My second comment is that, just as in real estate, there are rules (written and unwritten) that govern the recruiting process. For example, if you apply directly to a corporate website, you are often deemed to be a "known entity". Meaning that if an external recruiter sends your resume to Company X and they already have an application from you, they may say "sorry, we will not accept your submittal". That company can then (in theory) contact the candidate even if they weren't being actively considered for that role. This practice varies by company and by the specific terms of engagement each company has with outside firms. Some companies are very strict and other are much more relaxed, but it's important to understand that recruiters have to abide by the terms that they establish with their clients. Applying directly for a role via a corporate website can sometimes limit your options, especially if an outside recruiter has a good relationship with that company. I recommend carefully considering if it is the course of action most likely to be successful. In my experience with Propel Careers, you will receive a clear answer regarding whether they can help you with certain companies or if applying directly is a better path forward.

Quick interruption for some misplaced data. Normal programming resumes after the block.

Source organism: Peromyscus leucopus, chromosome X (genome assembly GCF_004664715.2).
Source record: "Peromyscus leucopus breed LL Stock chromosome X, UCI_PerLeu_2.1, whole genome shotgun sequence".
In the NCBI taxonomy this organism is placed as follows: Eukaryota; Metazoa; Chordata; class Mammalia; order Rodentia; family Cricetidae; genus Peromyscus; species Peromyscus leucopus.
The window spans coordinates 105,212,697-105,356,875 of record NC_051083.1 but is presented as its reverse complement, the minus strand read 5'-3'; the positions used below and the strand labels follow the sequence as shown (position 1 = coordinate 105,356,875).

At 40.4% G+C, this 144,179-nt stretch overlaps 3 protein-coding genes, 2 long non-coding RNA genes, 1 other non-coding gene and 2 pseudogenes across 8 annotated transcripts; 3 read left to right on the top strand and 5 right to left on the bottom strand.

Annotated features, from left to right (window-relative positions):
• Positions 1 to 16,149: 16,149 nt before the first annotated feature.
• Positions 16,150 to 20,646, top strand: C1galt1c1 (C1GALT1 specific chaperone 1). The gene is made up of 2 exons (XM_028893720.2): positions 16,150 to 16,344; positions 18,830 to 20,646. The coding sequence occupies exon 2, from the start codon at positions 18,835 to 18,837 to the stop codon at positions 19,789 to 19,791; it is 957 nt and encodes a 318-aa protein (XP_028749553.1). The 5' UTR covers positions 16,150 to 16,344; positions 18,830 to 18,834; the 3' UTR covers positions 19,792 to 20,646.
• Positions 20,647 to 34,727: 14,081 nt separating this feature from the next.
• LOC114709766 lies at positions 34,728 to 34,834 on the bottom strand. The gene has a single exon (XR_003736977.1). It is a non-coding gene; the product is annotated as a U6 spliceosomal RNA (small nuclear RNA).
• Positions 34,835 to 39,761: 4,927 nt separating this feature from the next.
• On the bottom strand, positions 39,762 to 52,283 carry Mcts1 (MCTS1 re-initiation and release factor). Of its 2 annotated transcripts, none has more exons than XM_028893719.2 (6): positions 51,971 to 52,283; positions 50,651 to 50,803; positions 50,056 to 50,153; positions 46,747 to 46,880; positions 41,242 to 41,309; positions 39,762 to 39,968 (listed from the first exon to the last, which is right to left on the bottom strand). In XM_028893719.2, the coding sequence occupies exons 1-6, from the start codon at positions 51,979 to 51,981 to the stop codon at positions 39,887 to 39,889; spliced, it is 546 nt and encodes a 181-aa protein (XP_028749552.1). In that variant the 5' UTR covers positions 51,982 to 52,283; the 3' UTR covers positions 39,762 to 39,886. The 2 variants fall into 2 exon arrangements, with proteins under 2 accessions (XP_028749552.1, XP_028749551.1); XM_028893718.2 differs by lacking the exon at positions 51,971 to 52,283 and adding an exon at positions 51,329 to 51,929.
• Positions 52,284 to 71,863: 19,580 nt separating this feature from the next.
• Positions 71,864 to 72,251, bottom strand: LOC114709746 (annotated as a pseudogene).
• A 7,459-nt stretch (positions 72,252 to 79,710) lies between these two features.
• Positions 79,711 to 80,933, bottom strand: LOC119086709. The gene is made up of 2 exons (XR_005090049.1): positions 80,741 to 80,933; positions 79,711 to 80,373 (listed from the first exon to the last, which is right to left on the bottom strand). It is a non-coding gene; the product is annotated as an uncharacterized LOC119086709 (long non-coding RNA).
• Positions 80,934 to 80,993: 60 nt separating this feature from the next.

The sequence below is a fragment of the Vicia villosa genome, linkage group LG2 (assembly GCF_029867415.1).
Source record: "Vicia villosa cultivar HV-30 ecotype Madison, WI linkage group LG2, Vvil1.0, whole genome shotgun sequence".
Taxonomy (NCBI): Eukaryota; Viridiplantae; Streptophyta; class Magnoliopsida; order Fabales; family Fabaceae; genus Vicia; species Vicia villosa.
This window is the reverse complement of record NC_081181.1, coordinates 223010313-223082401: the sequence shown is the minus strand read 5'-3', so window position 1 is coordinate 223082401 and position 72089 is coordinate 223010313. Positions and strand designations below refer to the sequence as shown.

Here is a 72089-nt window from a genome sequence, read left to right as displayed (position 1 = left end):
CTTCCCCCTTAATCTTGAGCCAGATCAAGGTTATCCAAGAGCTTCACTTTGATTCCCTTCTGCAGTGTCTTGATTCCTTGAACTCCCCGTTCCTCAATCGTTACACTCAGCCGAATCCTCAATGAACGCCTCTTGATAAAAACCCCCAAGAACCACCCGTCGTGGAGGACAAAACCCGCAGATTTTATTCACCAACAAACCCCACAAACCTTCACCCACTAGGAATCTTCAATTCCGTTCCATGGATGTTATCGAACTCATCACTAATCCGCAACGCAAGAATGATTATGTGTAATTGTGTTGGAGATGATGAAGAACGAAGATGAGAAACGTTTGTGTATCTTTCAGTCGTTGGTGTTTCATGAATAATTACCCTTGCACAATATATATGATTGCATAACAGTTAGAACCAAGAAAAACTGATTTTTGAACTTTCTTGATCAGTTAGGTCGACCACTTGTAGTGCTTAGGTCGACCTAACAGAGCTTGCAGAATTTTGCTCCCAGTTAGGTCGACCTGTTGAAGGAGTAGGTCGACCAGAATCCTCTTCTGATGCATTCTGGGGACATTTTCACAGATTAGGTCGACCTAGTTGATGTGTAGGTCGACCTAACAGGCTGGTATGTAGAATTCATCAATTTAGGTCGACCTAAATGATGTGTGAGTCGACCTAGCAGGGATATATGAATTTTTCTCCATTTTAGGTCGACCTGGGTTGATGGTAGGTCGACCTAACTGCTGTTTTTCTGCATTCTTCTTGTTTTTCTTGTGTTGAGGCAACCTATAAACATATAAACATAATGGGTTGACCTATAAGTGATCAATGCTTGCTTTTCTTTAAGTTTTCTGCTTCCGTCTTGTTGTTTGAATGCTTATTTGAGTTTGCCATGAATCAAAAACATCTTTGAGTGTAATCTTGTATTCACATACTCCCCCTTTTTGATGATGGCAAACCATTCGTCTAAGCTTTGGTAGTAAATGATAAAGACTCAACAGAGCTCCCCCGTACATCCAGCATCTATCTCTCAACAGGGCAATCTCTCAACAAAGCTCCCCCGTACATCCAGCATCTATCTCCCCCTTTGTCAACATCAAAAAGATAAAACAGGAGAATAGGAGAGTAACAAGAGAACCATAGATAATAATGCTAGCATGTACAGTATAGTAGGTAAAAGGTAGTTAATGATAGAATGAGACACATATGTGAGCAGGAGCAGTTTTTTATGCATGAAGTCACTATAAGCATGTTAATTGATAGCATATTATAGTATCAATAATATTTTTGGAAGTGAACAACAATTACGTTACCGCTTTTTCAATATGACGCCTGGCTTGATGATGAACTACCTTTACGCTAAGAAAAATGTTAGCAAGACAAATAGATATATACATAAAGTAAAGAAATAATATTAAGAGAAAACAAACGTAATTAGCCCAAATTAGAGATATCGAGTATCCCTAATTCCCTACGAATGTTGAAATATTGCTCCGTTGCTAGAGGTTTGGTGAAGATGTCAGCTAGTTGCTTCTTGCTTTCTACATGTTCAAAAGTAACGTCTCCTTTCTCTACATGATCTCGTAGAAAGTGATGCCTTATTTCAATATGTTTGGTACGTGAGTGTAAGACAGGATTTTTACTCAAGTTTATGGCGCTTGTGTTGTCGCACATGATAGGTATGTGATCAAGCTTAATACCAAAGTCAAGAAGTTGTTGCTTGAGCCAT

The converse of this scenario is that an external recruiter submits an unknown person, or in many cases someone who has not been actively considered for an extended period of time (often a year). That candidate is then considered to be represented by that agency and cannot be submitted by anyone else for that role. This is probably the most contentious aspect of recruiting and is the reason why recruiters can get a reputation for being dodgy or aggressive. Fees can be won or lost, literally, by a matter of seconds, which is why some recruiters are anxious to get your approval to submit your resume. Keep in mind that recruiters should be getting explicit verbal or written approval from you to move forward on your behalf for a specific role and a specific company. It can and does get complicated, so it behooves you to keep track of this information (email is a great tool here).